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Thursday, December 13, 2018

Have Labour missed their chance to oust May?

As Theresa May announced that she would no longer be asking the House of Commons to vote on her Brexit deal, the course of action open to the official Labour opposition seemed to be clear. The Tory party was split and in chaos, the DUP wanted shot of May and the other opposition parties were clamouring to join them in a vote of no confidence.

However, Jeremy Corbyn hesitated and his moment was lost. Instead the European Research Group gambled on using their own party procedures in an attempt to defenestrate May as Tory leader, and lost. May secured 63% of the vote in a secret ballot of all Tory MPs and survived to pursue her damaging and pointless Brexit deal in the corridors of European power.

So what has changed? Well, as far as the Brexit deal is concerned, the Prime Minister still has no majority in the House of Commons to get it approved. She will continue to try and find a formula to overcome that obstacle, but her efforts look to be in vain.

Meanwhile, the UK has become an international laughing stock and the majority of British voters are banging their heads against a wall in despair. Theresa May will plough on, but she is weakened and reliant on the Brexiteers in her cabinet for her position. If they turn against her and her deal, then her position really will be untenable.

The European Research Group, despite their bravado in the face of defeat, appear to have shot their bolt. They are now a spent force with little or no credibility. They talked a good game but when it came to acting on their words they failed to deliver. They are the modern political equivalent of the Grand Old Duke of York, marching their bedraggled troops to the top of the hill and back down again.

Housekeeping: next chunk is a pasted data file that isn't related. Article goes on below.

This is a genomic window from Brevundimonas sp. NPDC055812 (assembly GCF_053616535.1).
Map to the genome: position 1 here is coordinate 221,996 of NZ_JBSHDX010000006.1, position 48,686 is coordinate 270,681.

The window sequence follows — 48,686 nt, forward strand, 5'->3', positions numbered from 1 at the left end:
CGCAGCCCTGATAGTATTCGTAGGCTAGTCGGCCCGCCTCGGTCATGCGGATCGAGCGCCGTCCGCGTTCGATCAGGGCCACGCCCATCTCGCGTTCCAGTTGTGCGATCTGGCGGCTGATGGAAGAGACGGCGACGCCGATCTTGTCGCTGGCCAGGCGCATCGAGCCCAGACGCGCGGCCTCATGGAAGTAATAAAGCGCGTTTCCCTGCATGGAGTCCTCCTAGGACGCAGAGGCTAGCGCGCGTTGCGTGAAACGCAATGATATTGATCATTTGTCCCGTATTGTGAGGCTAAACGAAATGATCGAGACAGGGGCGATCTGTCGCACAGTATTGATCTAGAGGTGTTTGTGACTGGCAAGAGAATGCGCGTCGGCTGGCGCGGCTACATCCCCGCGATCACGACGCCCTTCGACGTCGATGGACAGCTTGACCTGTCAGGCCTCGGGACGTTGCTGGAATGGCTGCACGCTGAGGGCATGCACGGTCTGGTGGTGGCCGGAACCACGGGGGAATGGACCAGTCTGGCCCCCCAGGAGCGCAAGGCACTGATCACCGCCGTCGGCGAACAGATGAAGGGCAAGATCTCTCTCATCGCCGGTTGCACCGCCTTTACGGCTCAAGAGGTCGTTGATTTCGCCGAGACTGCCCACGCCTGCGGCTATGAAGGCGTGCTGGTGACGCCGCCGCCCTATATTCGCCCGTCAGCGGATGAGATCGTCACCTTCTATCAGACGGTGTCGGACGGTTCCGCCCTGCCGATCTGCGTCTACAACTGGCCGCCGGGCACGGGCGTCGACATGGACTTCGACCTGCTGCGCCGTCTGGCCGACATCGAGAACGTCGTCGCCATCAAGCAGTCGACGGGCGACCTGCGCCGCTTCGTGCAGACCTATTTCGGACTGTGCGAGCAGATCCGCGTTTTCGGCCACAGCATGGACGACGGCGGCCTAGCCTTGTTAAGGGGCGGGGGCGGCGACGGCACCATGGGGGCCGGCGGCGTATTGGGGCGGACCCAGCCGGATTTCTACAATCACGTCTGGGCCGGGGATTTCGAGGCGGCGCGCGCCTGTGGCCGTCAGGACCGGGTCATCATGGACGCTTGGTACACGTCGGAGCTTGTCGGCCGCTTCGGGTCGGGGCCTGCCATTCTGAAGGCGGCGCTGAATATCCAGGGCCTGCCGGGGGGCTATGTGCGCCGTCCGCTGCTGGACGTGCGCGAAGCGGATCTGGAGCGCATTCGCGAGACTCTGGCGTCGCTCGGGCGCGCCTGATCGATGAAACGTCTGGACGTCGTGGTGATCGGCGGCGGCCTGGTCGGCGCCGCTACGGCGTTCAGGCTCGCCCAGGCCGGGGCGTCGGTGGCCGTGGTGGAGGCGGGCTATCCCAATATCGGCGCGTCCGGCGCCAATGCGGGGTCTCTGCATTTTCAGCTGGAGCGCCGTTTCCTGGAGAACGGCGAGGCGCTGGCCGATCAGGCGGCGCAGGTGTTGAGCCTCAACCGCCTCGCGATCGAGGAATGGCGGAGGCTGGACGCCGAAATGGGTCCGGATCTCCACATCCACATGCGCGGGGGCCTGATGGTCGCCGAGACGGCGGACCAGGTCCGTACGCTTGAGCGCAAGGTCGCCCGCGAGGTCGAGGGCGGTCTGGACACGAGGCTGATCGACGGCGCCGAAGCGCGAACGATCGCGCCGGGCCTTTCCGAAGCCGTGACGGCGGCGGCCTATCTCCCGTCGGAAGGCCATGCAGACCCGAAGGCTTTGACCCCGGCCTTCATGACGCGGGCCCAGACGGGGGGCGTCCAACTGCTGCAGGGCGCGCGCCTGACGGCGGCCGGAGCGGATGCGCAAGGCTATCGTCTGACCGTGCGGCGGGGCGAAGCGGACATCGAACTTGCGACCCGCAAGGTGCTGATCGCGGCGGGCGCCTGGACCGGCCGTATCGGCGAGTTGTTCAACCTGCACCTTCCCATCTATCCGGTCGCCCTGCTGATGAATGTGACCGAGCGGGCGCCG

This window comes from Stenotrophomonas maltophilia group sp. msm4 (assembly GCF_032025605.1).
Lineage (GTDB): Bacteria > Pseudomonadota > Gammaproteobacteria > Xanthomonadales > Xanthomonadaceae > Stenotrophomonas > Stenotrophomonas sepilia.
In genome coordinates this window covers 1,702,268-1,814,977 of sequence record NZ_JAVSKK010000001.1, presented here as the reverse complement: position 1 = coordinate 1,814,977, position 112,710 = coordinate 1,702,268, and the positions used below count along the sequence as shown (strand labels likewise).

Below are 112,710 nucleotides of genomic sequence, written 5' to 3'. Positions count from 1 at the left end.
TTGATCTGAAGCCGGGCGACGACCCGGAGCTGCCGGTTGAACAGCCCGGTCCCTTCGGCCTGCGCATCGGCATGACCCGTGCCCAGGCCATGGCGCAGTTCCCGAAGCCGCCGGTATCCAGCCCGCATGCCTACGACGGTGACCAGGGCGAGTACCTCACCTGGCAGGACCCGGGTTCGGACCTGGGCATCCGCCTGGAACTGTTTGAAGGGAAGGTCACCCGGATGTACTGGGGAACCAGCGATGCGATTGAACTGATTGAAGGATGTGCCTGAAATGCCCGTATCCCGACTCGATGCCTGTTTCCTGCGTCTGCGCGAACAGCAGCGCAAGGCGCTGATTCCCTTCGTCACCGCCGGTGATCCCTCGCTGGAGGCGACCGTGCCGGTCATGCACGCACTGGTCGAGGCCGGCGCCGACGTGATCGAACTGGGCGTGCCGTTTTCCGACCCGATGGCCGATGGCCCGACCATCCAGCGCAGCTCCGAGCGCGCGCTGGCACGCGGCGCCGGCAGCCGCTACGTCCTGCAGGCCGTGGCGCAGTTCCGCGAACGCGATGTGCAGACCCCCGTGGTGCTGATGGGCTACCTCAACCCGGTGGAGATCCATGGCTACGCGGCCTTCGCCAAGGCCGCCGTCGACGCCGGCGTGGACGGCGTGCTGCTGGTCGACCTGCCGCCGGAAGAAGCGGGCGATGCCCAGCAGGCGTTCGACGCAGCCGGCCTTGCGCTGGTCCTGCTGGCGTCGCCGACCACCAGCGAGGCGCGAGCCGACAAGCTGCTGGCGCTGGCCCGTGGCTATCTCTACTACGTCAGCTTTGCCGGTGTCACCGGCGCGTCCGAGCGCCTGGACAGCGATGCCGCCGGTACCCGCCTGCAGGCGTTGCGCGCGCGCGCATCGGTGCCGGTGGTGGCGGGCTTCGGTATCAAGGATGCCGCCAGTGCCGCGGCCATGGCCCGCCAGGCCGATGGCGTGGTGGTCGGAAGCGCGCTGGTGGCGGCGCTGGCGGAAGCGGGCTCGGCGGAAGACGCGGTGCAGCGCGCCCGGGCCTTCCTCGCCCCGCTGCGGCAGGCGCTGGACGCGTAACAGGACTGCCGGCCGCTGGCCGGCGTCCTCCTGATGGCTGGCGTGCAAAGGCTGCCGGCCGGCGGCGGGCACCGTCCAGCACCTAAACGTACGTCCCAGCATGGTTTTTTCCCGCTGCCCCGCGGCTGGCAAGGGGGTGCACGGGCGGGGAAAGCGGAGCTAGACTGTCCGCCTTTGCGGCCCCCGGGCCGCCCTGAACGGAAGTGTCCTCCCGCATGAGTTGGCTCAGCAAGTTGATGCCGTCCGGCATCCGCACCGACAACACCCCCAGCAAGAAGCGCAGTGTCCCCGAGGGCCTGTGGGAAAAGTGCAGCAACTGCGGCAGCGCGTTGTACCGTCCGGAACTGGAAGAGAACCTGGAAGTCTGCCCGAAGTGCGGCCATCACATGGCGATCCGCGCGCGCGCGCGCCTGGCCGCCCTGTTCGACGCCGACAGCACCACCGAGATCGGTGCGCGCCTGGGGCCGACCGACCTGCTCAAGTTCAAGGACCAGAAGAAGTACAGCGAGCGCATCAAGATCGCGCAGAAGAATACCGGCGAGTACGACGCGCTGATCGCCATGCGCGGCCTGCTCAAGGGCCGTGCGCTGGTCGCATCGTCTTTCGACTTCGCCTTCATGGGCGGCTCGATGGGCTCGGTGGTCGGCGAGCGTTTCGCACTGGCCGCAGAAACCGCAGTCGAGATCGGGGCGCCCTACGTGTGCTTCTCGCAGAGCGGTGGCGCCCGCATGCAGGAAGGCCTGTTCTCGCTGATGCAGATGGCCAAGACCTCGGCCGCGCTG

Labour too are diminished as an opposition party. Corbyn blustered at the top of his voice in Prime Minister's Questions yesterday. but Theresa May took him apart. His ineffectiveness in the Parliamentary chamber is becoming legion. More to the point, his opportunity to unite the opposition parties and Tory rebels behind him in support of a no confidence vote, appears to have passed. He failed to seize the day, and will pay the price.

Having confirmed May in her position as Prime Minister, it is my judgement that Tory MPs will not want to see Corbyn succeed where they failed. They may be in a position to block the Brexit deal, but surely even the most hardened rebel would not want to hand a victory to Labour by allowing him to oust May, when they couldn't. If Corbyn was doubtful about succeeding in a no confidence motion before, then he must be certain that it will not pass now.

Once more Labour have failed as an opposition. They have failed to take a coherent lead on Brexit, they have failed to effectively do their job in holding the government to account, and now they have failed to take the opportunity that presented itself to them to force the Prime Minister out of office, thus taking a step closer to the General Election they so crave.

The Tory rebels may still be asking themselves what went wrong, but the really burning question in British politics this morning is, what is the point of Jeremy Corbyn?

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